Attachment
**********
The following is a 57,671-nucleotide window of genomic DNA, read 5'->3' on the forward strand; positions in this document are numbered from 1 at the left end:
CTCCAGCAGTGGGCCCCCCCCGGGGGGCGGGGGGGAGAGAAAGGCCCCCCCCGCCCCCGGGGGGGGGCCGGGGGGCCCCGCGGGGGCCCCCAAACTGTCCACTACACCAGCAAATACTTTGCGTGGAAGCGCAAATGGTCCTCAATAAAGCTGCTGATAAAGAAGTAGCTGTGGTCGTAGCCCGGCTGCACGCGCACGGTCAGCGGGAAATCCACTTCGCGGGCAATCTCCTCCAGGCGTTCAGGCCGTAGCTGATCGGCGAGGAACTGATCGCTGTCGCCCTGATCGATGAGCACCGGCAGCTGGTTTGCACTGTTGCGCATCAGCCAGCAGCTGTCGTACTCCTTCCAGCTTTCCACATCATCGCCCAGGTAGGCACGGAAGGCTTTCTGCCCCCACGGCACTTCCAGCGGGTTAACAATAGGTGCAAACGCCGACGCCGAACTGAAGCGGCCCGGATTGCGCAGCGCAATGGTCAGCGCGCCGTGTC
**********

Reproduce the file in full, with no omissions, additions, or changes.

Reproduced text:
The following is a 57,671-nucleotide window of genomic DNA, read 5'->3' on the forward strand; positions in this document are numbered from 1 at the left end:
CTCCAGCAGTGGGCCCCCCCCGGGGGGCGGGGGGGAGAGAAAGGCCCCCCCCGCCCCCGGGGGGGGGCCGGGGGGCCCCGCGGGGGCCCCCAAACTGTCCACTACACCAGCAAATACTTTGCGTGGAAGCGCAAATGGTCCTCAATAAAGCTGCTGATAAAGAAGTAGCTGTGGTCGTAGCCCGGCTGCACGCGCACGGTCAGCGGGAAATCCACTTCGCGGGCAATCTCCTCCAGGCGTTCAGGCCGTAGCTGATCGGCGAGGAACTGATCGCTGTCGCCCTGATCGATGAGCACCGGCAGCTGGTTTGCACTGTTGCGCATCAGCCAGCAGCTGTCGTACTCCTTCCAGCTTTCCACATCATCGCCCAGGTAGGCACGGAAGGCTTTCTGCCCCCACGGCACTTCCAGCGGGTTAACAATAGGTGCAAACGCCGACGCCGAACTGAAGCGGCCCGGATTGCGCAGCGCAATGGTCAGCGCGCCGTGTC